Teachers leaders change the world one student at a time. Teacher leaders can be developed and nurtured. Here are four methods to make it happen.
1. Teacher Leaders are Multipliers
According to the book, Multipliers, there are two kinds of leaders: multipliers and diminishers. Some leaders help a person operate at more than they are capable of doing. Then there are those sad souls who diminish others. Poor teacher leaders have students wallowing the squalor of low performance.
[callout]Teacher Leader Tip #1: Leadership is often neglected in teacher education courses. Educating yourself on what teacher leadership looks like comes first. Read books like Multipliers and What Great Teachers Do Differently. Understand the characteristics of great leaders.[/callout]
2. Teacher Leaders Listen to and Act Upon Feedback from Your Students.
In Todd Whitaker’s 1993 research on what makes excellent principals, he found they “routinely consult teacher leaders for input before making a decision.” (What Great Teachers Do Differently, p 92) We should do the same with students.
College professor Dean Shareski asks after every assignment, “How can this assignment be better?” For example, in a flipped classroom assignment, one student asked, “why not have us create a flipped classroom lesson?” Dean said that suggestion was an obvious improvement.
[callout]Teacher Leader Tip #2: Ask after each assignment or unit: How can this assignment be better? Take the time to listen to your students via anonymous surveys or focus groups.[/callout]
3. Teacher Leaders Help Students See Their Value and Worth.
Booker T. Washington said,
“Most leaders spend time trying to get others to think more highly of them when instead, they should try to get their people to think more highly of themselves.”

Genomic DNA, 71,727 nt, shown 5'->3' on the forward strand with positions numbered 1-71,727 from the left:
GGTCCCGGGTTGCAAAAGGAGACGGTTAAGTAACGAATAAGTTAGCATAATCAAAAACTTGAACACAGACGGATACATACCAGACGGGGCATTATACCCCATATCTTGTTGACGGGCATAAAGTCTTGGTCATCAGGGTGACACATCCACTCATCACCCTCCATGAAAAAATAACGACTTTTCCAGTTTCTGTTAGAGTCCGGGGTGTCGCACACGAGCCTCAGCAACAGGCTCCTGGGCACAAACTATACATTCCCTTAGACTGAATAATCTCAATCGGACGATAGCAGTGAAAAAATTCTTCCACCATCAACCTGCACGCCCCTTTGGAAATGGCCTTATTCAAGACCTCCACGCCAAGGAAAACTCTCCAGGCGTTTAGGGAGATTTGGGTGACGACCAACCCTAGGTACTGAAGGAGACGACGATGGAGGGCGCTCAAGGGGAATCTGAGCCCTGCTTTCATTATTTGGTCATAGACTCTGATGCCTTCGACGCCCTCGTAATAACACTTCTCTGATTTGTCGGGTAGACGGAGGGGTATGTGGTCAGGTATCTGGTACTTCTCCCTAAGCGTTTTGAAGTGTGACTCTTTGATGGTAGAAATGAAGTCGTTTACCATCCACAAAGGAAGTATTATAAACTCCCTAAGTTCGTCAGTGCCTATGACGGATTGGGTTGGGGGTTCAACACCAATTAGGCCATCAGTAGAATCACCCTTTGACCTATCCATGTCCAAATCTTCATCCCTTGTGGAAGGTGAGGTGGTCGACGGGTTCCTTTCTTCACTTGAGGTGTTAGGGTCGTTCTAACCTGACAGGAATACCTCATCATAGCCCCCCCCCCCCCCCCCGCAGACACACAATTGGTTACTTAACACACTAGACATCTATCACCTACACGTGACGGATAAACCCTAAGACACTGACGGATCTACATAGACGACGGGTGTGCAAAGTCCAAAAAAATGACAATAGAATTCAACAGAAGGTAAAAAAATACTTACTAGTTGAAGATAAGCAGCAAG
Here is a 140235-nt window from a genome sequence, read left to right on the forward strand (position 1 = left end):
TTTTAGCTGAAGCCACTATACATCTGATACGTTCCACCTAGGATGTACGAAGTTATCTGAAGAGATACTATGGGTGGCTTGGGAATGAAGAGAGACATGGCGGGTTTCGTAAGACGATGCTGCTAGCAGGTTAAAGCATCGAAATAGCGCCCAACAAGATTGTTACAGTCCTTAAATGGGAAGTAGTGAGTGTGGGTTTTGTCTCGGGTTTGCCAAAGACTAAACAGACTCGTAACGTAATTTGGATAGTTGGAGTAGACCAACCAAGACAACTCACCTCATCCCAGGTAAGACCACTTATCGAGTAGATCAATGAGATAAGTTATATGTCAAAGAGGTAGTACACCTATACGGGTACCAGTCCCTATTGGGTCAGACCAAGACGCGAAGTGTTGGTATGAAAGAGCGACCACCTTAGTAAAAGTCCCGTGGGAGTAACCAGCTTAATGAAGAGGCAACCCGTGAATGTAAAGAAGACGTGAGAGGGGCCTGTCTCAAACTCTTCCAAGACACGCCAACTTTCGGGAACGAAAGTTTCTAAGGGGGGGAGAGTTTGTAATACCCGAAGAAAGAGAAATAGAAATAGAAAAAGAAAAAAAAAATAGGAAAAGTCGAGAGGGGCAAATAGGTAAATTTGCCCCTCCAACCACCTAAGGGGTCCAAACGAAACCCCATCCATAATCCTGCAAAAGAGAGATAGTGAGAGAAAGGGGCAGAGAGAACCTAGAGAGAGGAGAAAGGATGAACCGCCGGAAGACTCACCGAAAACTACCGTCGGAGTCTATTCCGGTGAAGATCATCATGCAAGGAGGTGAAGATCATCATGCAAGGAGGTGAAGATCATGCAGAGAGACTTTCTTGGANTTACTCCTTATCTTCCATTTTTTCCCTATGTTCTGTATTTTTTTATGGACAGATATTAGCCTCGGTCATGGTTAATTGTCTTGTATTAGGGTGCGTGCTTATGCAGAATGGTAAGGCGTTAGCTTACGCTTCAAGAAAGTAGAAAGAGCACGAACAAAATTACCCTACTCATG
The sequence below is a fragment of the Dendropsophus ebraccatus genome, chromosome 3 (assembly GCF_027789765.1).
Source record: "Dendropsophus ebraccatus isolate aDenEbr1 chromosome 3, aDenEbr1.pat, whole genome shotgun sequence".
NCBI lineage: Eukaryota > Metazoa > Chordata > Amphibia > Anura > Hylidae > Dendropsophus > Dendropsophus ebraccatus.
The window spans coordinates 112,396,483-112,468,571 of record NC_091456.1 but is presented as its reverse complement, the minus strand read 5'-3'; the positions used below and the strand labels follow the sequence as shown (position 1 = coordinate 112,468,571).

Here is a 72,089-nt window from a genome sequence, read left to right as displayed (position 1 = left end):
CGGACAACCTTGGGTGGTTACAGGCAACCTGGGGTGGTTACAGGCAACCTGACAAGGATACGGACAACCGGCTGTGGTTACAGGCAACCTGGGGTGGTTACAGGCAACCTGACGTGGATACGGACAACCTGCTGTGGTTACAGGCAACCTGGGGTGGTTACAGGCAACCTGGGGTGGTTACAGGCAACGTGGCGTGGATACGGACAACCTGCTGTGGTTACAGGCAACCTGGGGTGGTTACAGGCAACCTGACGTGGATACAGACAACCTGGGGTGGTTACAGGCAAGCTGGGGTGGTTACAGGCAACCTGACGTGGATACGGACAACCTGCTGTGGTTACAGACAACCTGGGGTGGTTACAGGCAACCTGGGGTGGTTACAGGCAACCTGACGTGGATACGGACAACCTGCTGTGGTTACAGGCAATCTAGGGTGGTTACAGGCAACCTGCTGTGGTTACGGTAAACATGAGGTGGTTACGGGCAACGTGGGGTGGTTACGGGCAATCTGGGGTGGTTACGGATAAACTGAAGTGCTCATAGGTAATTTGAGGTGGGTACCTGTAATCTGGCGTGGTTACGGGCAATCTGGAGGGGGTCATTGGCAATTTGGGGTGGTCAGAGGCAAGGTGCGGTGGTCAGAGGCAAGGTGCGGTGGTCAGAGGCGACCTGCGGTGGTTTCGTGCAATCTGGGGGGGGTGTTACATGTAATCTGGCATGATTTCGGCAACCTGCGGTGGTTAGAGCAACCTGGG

When a student is underperforming, I’ve found that it is often an internal struggle. Before students can succeed, they must try. Before students try, they must have hope. Hope comes from knowing that you either have the strength or someone will help you.
[callout]Teacher Leader Tip #3: Help students find their individual strengths. Teachers should be hope-inspiring coaches on the learning journey.[/callout]
4. Teacher Leaders Unleash the Power of Yet.
In Carol Dweck’s TED Talk, she shares how people with a growth mindset will say, “I’m not good at ____ yet.” In her research, she calls people who think they have fixed abilities: “fixed mindset.” These people rarely level up and are grossly incorrect when they self-assess their talents. Fixed mindset people resist learning.
Those who adopt a “growth mindset” believe that they can improve and level up. Growth mindset people see their abilities as separate from their worth as a person. Growth mindset people learn.
Incredibly, a growth mindset makes all the difference, AND IT CAN BE TAUGHT. A growing body of knowledge on metacognition helps us teach the growth mindset.
[callout]Teacher Leader Tip #4: Understand what a growth mindset is by reading Mindset and other research. Learn the metacognitive techniques that will help your students overcome problems and develop grit. Admit your own “not yet” items to your students as you journey to learn too.[/callout]
When faced with mediocrity or injustice, leaders stand up and say “It is not going to be this way.” Leaders are visionaries who see a brighter future just past the problem. Most importantly, leadership can be learned and taught. We need teachers to rise up and lead. We need open minds and a willingness to help students (and ourselves) achieve more.
For when a teacher leads, they are teaching far more than content knowledge, but spawn the leaders of tomorrow.
Never miss an episode
Get the 10-minute Teacher Show delivered to your inbox.